Many gamers take their games very seriously. Game localization, including those on mobile platforms (iOS or Android localization), should allow players to fully immerse themselves. All the joy of the games is to transport the player to a fantasy world more attractive than reality, where lives can be replenished in battles with strange creatures in unknown exotic lands! Nothing should interrupt this ‘willing suspension of disbelief’.
The location must be from the word GO
Game localization cannot be an afterthought and game developers would benefit from shedding the ‘let’s see’ attitude. Successful developers have understood that game localization is an integral part of the development cycle along with coding, design, or writing. In the early stages, when games were designed and played on limited, limited platforms, this “afterthought state” might have been acceptable. But with the proliferation of mobile technology and the growing demand for games across linguistic, cultural, and geographic borders, video game localization has become a reality.
Localization – NO translation
It should be very clear by now that game internationalization and localization is not just about language. It encompasses cultural symbols, customs, ethos, environment…everything that goes up to make civilizations, in fact!
There are many pitfalls to avoid:
Concerns about hacking and the importance of timely market capture can lead to translations in incomplete games. Context must be clear when translating text, regardless of the game’s development stage. The whole picture must be taken into account.
Localization should be a consideration early in game development, as cultural concepts need to be clear from day 1. For example: scantily clad female characters can be a problem in some countries. If this is not considered early in the design cycle, it could become an expensive and intractable headache when the game has to move to more socially conservative markets.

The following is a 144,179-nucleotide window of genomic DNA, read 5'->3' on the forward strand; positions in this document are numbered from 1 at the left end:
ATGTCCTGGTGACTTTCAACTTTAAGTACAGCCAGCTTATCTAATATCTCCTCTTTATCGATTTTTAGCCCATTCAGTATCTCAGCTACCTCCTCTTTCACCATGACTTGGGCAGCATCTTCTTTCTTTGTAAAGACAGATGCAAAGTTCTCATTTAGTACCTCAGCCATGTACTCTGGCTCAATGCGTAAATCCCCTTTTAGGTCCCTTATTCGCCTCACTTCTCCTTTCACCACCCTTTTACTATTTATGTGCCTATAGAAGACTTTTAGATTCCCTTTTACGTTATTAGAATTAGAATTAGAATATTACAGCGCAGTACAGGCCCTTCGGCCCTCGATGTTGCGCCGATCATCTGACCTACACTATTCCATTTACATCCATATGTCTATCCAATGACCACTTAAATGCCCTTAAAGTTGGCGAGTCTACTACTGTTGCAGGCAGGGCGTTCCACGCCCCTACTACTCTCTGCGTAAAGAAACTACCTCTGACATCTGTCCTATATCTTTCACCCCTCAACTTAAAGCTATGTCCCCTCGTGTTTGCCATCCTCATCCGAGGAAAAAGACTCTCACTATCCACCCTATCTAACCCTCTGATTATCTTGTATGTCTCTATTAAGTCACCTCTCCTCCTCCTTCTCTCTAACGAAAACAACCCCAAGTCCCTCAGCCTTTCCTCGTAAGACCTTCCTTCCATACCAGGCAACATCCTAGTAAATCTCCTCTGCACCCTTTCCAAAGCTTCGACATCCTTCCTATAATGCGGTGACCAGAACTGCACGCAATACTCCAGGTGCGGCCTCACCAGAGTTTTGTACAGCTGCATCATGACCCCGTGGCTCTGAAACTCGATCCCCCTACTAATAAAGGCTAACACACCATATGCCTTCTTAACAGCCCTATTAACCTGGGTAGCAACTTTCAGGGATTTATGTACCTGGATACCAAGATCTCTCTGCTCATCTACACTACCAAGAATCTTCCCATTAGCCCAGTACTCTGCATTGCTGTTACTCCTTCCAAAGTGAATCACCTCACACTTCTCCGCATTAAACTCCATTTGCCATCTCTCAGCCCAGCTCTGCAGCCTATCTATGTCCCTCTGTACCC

Games must evolve with current events. Consider the example of how a series of pedophilia cases in Belgium discouraged the use of the word ‘pedometer’ in a weight loss game because of the negative connotation that prefix carried.
Separate text files make the game moddable and translated versions can be pasted into the localized version.
A text freeze or deadline for text changes is a very good idea to control translation costs and keep game development on schedule.
Be aware of cultural issues, taboos, and sensitivities early on.
Accents are important for voiceovers. A cowboy with a Texan accent plays a video game intended for the Chinese market.
Who does the localization?
Game developers by the millions in game development. Therefore, there is no point in taking shortcuts when it comes to game localization to break into new markets.
Cheap translations aimed at cost control can result in complete failure and make the developer an international laughing stock.
Whether it is artwork, translation, marketing, packaging, or bridging the cultural gap, it is highly skilled work that is the domain of trained and talented professionals.
Timing is of the essence to capture the mood of the markets.
Discretion and trust are absolutely necessary to combat the vicious threat of piracy hanging over intellectual property.